# Why does $(XZ\otimes I)|\Phi^+\rangle$ equal the Bell state $|\Psi^-\rangle$?

I'm slightly confused by the solution provided below by a suggested solution online to convert |$$\phi^+$$⟩ to |$$\psi^-$$⟩.

I tried doing the operation XZ but I got $$\frac{1}{\sqrt2}$$(|10⟩-|01⟩) instead of |$$\psi^-$$⟩.

However, applying ZX seems to provide me with the right answer.

Would appreciate the verification!

\begin{align} (XZ \otimes I) |\Phi^+\rangle &= \frac{1}{\sqrt{2}}(XZ|0\rangle \otimes I |0\rangle + XZ |1\rangle \otimes |1\rangle) \\ &= \frac{1}{\sqrt{2}}(X|0\rangle \otimes I|0\rangle - X|1\rangle \otimes I |1\rangle) \\ &= \frac{1}{\sqrt{2}}(|1\rangle \otimes |0\rangle - |0\rangle \otimes |1\rangle) \\ &= |\Psi^-\rangle \end{align}

• Note that $XZ$ is $ZX$, up to a phase factor. Since global (!) phase factors are unobservable in quantum mechanics, applying either $ZX$ or $XZ$ will lead to the same physical outcome. Jun 13 at 7:54
• please use latex to format equations
– glS
Jun 13 at 12:50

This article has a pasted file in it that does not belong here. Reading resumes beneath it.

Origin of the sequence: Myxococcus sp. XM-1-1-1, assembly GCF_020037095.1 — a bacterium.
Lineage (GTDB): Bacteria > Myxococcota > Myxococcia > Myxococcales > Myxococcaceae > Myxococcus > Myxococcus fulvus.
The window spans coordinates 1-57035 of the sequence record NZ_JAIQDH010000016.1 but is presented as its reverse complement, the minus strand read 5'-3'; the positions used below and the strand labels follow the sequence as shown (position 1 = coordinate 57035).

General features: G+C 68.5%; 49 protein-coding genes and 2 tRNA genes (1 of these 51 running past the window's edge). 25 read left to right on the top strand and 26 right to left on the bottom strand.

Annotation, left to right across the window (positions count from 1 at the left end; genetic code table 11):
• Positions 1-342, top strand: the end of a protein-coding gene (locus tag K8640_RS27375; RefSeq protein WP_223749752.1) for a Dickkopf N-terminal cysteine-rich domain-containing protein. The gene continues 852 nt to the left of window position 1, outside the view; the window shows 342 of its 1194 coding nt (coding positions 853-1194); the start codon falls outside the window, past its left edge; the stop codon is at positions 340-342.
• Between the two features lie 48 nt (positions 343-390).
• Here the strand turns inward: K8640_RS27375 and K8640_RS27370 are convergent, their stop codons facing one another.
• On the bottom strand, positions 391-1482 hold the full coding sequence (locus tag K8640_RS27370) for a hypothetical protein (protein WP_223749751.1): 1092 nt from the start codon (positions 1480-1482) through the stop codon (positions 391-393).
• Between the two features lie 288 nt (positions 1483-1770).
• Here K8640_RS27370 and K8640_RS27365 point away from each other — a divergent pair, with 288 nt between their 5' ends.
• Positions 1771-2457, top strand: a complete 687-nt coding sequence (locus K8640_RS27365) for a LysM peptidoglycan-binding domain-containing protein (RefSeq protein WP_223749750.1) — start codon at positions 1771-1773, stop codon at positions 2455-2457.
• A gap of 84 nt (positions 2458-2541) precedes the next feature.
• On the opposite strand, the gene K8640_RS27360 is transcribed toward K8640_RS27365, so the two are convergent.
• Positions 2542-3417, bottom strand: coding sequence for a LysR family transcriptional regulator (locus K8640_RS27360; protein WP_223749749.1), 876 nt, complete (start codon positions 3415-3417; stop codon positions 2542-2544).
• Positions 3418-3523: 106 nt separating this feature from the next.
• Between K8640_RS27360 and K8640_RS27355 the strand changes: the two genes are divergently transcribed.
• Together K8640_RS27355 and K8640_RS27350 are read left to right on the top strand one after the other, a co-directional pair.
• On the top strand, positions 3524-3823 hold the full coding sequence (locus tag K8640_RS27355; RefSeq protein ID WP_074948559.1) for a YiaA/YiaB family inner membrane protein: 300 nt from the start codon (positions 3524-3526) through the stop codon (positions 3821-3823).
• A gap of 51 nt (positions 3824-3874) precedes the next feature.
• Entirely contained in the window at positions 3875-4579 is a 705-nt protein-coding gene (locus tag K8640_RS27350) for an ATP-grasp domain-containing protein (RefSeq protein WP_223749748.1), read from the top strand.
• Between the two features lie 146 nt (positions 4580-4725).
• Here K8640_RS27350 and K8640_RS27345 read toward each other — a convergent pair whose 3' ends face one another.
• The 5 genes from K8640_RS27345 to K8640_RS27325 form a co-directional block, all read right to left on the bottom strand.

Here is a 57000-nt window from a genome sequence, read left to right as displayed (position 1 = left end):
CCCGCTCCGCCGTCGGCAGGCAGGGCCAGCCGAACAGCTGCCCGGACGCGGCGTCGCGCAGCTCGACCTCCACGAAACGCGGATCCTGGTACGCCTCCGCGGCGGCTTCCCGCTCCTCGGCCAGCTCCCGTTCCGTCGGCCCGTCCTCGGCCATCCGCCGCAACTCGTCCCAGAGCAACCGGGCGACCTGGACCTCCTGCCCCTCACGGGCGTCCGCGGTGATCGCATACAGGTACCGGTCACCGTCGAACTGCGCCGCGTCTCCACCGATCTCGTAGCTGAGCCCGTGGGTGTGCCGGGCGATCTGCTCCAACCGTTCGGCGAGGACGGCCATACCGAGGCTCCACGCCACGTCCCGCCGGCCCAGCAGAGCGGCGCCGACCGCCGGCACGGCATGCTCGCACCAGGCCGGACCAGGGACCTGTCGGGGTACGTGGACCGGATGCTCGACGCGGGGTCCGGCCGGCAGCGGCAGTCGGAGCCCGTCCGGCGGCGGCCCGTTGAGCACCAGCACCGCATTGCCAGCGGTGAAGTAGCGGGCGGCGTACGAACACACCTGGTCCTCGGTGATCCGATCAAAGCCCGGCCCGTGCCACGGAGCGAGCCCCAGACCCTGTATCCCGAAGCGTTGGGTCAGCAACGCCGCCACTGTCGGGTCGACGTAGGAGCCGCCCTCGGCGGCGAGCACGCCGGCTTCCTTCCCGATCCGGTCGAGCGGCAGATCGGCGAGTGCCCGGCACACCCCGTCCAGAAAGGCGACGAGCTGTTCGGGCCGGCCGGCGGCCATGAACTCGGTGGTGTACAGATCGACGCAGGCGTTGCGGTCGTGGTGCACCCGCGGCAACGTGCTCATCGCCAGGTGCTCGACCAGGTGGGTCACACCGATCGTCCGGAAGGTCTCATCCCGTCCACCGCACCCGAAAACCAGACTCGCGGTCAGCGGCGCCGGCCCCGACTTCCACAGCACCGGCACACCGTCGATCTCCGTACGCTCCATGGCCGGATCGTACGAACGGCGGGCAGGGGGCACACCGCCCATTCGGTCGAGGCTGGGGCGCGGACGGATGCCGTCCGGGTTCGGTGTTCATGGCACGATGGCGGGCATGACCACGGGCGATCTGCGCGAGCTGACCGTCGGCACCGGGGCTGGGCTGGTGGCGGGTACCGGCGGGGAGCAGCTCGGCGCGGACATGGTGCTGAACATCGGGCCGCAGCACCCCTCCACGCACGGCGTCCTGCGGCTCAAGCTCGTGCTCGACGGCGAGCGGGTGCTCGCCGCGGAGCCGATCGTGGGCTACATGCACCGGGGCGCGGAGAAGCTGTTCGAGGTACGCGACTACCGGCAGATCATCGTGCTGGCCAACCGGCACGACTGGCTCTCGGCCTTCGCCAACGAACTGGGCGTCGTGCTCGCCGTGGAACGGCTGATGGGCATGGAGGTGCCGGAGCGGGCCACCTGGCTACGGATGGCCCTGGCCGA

• @glS shouldn't it be {\sqrt{2} in the 2nd last step? Jun 13 at 13:06
• @VanPeer yes, but it shouldn't be a screenshot in the first place. The same edit with latex would have been fine
– glS
Jun 13 at 13:12
• @KennethGoodenough I see! Could you please explain how does this phase factor concept work here? Jun 14 at 2:18

$$XZ |\Phi^+\rangle = XZ\bigg(\dfrac{|00\rangle + |11\rangle}{\sqrt{2}} \bigg) = \dfrac{|10\rangle - |01\rangle}{\sqrt{2}} = - \bigg( \dfrac{|01\rangle - |10\rangle}{\sqrt{2}} \bigg) = -|\Psi^-\rangle$$
But there is no distinction between the state $$-|\Psi^-\rangle$$ and $$|\Psi^-\rangle$$ quantum mechanically. That is, they are equivalent.